Social Services Funding Unlikely to be Restored by Budget

Many advocates of social services programs are calling for Gov. Jerry Brown to increase funding in California's next budget. Here, Gov. Jerry Brown.
Many advocates of social services programs are calling for Gov. Jerry Brown to increase funding in California's next budget. Here, Gov. Jerry Brown. | Photo: Phil Konstantin/Flickr/Creative Commons

In the past four years, Gov. Jerry Brown has pulled California out of $26 billion in debt -- gains made in part through deep cuts to social services. As Brown released the next fiscal year's budget proposal on Friday morning, leaders of social services nonprofits hoped to see this funding restored.

And got little of what they wanted.

"Over the years we've seen a lot of cuts to social services and investment in the creation of prisons instead of programs that prevent people from being incarcerated in the first place," said Rosa Aqeel, legislative director of PICO California, a group of nonprofits that advocates on a wide range of issues.

"I think investing hundreds of millions into more jail space isn't going to counter balance the fact that services have been cut," she said.

Social services have been already overshadowed by a fight over University of California tuition hikes.

Planned Parenthood leaders in California blasted the governor for not reimbursing cuts to Medi-Cal made in 2011. "If we don't invest in medical provider rates, there's a disconnect between this wonderful opportunity with the Affordable Care Act and actually implementing it on the ground," said Celinda Vazquez, a spokeswoman for Planned Parenthood in Los Angeles. "A record number of Angelenos have signed up for expanded Medi-Cal through Covered California, but if we aren't able to get adequate funding there aren't going to be enough providers," she said.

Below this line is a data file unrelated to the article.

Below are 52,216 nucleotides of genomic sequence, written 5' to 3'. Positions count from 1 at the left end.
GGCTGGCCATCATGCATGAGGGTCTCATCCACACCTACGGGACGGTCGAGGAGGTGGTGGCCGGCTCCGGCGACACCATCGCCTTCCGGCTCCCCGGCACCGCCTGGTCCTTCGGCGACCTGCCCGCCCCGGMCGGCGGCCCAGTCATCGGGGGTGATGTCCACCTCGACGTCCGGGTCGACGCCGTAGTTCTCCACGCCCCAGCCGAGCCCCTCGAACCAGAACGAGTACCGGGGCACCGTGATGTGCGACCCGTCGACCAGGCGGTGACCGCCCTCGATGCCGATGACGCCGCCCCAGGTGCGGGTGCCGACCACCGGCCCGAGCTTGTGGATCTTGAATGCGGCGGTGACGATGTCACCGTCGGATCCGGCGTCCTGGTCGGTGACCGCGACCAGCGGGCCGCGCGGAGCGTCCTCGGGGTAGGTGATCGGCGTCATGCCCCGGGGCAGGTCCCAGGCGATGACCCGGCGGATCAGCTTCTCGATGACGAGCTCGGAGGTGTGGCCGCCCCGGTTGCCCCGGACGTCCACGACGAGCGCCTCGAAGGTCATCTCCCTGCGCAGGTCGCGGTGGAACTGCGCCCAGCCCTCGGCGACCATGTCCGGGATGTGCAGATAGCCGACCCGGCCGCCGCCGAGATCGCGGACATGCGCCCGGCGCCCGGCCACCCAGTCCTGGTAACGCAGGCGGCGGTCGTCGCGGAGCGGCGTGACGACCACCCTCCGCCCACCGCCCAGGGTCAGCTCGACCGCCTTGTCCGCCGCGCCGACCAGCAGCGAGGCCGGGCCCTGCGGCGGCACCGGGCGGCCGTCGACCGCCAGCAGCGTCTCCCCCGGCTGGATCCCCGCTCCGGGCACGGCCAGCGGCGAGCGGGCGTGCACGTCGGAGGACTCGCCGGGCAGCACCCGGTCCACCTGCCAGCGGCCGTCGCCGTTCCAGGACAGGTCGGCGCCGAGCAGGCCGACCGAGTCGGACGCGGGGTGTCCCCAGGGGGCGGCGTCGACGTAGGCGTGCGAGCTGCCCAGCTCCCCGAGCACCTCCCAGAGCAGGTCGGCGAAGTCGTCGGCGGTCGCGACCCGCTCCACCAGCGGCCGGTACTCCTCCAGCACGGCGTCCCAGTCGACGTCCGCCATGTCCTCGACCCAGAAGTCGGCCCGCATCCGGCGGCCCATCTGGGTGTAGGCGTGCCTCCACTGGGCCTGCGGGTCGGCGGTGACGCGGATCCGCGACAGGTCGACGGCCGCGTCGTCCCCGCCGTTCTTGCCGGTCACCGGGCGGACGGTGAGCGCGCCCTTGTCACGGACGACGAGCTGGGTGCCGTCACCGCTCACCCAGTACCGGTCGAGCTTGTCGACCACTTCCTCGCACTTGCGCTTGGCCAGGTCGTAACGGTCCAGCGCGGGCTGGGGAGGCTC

At a press conference, Brown said that the state's healthy financial situation was achieved through "tough decisions, tough budget cuts" and that about one third of the state's budget already goes toward programs for the poor, elderly, and youth. Pressed by reporters at the proposal's unveiling, Brown acknowledged poverty was a problem in California but replied that, "I would say California does more than most states to mitigate that."

Not everyone felt the budget overlooked them. Home care workers were happy to find that Brown's budget would restore a 7 percent cut made to in-home care for programs to assist elderly or disabled residents.

"With a multi-billion budget surplus, there is no reason for California to deny care with dignity to our residents who are elderly or have disabilities," said Doug Moore, executive director of United Domestic Workers of America, in a press release.

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Brown's proposal would mark a 1.4 percent increase over the current budget, pay down state debt, sock away money into a rainy day fund required by Proposition 2. Brown said he plans to spend state money on Proposition 1 water bond projects next year.

"It's not a time for exuberant overkill in our budget spending," he said.

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